Equipment

Players do not wear any padding or protection except for a mouth guard. The traditional uniform consists of a long sleeve cotton shirt with a collar. Shorts are usually cotton and rise to about mid-thigh. Knee-length socks with turnover tops are worn along with boots similar to soccer cleats. There are strict rules governing the kinds of cleats used. An optional piece of equipment is the scrum cap worn by some forwards which are made from leather or cloth and worn as protection for the ears. Any other item than what is listed is usually not allowed in play with the inclusion of jewelry. The ball comes in many sizes. It is shaped similar to an American football, but is larger. The standard length is about 285 mm (11 inches) and the standard center circumference is about 630 mm (24 inches).

Officials

The referee controls the game and sees that the players maintain good conduct and obey the laws of rugby. There is only one referee and that person is the only judge, timekeeper and score keeper. There are two touch judges, one appointed by each team. They stand outside the touch line and follow the play. If the ball is kicked out of touch, the touch judge on that side lifts the flag and stands perpendicular to where the ball went out to mark it. The touch judges also determine if a goal kick is successful. The referee still has absolute authority and makes the end decision even if both touch judges disagree. The team coaches are not allowed to influence the team once they are on the field. Thus a captain is appointed for each team. The captain makes plays, encourages and leads the team. This person is the only means of communication between the team and the referee. Players are not allowed to address the referee unless they are called upon.

Objective

The objective of the game is to gain more points than the opposing team within the allotted time of play. A tie is called if the scores are equal at the end of play. A try is scored when a player places the ball in the opposition's goal area. It is counted as 5 points and can be converted to an additional 2 points with a successful place kick made from a line perpendicular to the point at which the ball was scored. A goal can also be scored through a penalty with a free kick or a drop kick from the field of play. A goal counts as 3 points.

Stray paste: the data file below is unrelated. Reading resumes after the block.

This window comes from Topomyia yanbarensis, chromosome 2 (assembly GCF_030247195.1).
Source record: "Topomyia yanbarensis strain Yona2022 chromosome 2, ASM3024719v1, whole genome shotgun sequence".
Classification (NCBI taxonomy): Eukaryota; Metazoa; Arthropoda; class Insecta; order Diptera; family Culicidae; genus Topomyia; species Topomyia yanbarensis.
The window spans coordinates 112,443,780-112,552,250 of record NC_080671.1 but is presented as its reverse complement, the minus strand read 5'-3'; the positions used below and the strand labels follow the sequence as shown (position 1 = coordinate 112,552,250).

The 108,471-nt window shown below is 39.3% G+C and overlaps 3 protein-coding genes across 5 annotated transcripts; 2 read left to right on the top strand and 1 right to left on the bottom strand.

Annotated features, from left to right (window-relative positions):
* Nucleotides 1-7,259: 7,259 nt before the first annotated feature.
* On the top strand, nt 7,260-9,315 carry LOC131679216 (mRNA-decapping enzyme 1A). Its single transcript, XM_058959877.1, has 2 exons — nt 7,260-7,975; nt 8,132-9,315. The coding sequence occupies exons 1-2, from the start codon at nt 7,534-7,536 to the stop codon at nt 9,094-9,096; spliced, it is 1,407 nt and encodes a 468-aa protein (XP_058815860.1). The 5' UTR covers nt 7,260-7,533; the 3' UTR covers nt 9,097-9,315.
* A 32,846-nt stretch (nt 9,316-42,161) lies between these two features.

Glossary

Advantage

A method of refereeing. The referee allows the game to proceed uninterrupted as long as the ball is in play and there are no major infractions. Play can continue after an infraction if the non-offending team gains an advantage.

Blind Side

The side nearest to the touch line.

Drop kick

A kick technique where the ball is dropped to the ground and as it bounces back up it is kicked.

Dummy

A technique where one pretends to pass the ball.

Free kick

Kick where a score may be made. Can be taken as a place kick, drop kick or if no score is attempted, a punt.

Grubber kick

A kick technique where the ball bounces along the ground.

Knock-on

Where a player propels the ball toward the opponent's goal line. This results in a penalty.

Line-out

A play where two single file lines are formed by both teams after the ball goes out of touch. A player from the team that did not take it out throws the ball back in from the touch line between the two lines. This brings the ball back into play and determines which team receives the ball.

Maul

A loose formation brought around a player who is still in possession of the ball and has not been brought to the ground.

Obstruction

Also called blocking. Where a player gets in the way of an opponent who is chasing after the ball. This results in a penalty.

Off-side

Generally when a player is in front of the ball when it was played last by a team member. A penalty occurs if a player is off-side and obstructs an opponent, plays the ball or is within 10 meters (10 yards) of an opponent playing the ball.

Penalty kick

Kick awarded to the non-offending team after a penalty occurs.

Place kick

A kick technique where the ball is place on the ground before being kicked.

Punt kick

A kick technique where the ball is dropped and kicked before it touches the ground.

Ruck

A loose formation created around a free ball or a player who has been brought to the ground with the ball.

Scrummage[NL](scrum)

A tight formation between the two opposing teams in readiness for the ball to be put in the tunnel between the two front rows and brought out into play.

Try

Method of scoring worth 5 points by touching the ball down in the opponent's goal area.